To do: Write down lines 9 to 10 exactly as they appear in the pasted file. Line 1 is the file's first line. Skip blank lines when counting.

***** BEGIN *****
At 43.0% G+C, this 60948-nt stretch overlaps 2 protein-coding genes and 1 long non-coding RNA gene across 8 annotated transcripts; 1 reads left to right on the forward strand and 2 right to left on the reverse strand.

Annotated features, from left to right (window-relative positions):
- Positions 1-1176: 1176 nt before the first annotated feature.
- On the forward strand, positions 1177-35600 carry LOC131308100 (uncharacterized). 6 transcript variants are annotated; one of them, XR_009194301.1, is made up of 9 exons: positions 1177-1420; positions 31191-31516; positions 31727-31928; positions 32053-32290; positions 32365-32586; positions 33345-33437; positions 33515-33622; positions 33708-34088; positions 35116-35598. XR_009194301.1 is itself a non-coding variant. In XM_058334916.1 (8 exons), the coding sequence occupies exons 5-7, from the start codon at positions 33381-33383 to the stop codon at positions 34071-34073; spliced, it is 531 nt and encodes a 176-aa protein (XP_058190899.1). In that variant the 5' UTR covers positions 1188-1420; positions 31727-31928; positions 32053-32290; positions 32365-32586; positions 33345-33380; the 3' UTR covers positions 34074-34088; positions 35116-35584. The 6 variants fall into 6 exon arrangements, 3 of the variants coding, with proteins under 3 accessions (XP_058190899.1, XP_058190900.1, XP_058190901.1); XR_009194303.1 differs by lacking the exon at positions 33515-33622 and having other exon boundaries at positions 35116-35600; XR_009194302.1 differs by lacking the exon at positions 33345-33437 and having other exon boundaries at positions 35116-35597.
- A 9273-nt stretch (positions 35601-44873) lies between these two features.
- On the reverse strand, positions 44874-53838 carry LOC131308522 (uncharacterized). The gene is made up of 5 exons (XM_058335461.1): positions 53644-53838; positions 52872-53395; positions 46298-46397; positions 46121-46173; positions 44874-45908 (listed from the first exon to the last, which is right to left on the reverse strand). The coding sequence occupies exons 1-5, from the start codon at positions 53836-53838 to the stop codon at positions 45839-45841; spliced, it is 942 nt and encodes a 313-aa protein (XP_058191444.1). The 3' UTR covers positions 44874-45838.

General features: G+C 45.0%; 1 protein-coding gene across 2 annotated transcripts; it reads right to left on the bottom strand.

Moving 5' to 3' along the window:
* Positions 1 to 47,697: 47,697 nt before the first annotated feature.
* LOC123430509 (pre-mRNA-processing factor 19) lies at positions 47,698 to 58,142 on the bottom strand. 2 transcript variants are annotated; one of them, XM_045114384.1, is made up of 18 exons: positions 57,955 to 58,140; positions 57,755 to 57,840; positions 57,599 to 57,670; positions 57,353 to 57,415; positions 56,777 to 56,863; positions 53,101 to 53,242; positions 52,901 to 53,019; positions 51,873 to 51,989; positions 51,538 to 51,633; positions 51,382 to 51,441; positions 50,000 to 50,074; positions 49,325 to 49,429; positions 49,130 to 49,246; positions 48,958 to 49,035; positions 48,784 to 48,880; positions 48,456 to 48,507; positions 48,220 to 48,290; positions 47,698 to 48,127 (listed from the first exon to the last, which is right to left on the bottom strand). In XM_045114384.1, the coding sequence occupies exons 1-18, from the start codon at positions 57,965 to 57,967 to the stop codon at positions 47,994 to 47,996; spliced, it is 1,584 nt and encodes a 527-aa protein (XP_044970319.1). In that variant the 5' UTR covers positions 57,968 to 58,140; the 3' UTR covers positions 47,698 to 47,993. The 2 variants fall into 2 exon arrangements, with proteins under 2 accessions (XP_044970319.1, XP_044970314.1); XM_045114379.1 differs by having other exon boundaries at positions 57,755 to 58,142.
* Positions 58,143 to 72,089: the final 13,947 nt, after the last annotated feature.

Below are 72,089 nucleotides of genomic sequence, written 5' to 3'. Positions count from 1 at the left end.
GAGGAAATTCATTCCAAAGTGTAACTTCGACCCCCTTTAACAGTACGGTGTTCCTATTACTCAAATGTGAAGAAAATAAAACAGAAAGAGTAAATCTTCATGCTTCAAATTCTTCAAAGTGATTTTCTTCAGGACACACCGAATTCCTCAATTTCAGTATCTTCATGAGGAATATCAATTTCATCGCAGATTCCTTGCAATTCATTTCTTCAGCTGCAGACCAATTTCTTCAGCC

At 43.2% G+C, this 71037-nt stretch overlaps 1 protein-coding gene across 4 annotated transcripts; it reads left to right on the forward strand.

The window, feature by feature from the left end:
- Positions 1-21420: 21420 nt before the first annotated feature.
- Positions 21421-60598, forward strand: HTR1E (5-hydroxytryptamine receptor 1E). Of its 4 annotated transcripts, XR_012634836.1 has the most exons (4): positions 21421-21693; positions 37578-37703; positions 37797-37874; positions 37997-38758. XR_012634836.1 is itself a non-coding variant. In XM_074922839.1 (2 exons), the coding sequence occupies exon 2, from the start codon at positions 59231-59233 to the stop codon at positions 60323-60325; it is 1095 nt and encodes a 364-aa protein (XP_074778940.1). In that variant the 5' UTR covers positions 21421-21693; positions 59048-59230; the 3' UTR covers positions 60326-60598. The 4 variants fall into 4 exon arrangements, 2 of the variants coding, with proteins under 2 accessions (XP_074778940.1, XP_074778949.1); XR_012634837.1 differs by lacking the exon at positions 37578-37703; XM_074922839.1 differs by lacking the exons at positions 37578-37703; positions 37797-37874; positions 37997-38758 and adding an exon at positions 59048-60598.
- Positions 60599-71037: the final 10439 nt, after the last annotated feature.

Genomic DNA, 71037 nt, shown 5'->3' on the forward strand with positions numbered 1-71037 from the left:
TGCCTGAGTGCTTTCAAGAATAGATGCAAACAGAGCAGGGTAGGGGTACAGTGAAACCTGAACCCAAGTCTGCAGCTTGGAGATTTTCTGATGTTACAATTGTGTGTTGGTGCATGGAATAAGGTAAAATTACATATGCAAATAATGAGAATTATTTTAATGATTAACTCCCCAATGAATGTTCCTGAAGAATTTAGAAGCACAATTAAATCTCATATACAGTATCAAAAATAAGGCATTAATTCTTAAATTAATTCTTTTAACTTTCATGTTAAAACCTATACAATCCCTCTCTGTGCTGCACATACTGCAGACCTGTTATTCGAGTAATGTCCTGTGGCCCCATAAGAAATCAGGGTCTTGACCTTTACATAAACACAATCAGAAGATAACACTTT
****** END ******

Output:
* Positions 1 to 47,697: 47,697 nt before the first annotated feature.
* LOC123430509 (pre-mRNA-processing factor 19) lies at positions 47,698 to 58,142 on the bottom strand. 2 transcript variants are annotated; one of them, XM_045114384.1, is made up of 18 exons: positions 57,955 to 58,140; positions 57,755 to 57,840; positions 57,599 to 57,670; positions 57,353 to 57,415; positions 56,777 to 56,863; positions 53,101 to 53,242; positions 52,901 to 53,019; positions 51,873 to 51,989; positions 51,538 to 51,633; positions 51,382 to 51,441; positions 50,000 to 50,074; positions 49,325 to 49,429; positions 49,130 to 49,246; positions 48,958 to 49,035; positions 48,784 to 48,880; positions 48,456 to 48,507; positions 48,220 to 48,290; positions 47,698 to 48,127 (listed from the first exon to the last, which is right to left on the bottom strand). In XM_045114384.1, the coding sequence occupies exons 1-18, from the start codon at positions 57,965 to 57,967 to the stop codon at positions 47,994 to 47,996; spliced, it is 1,584 nt and encodes a 527-aa protein (XP_044970319.1). In that variant the 5' UTR covers positions 57,968 to 58,140; the 3' UTR covers positions 47,698 to 47,993. The 2 variants fall into 2 exon arrangements, with proteins under 2 accessions (XP_044970319.1, XP_044970314.1); XM_045114379.1 differs by having other exon boundaries at positions 57,755 to 58,142.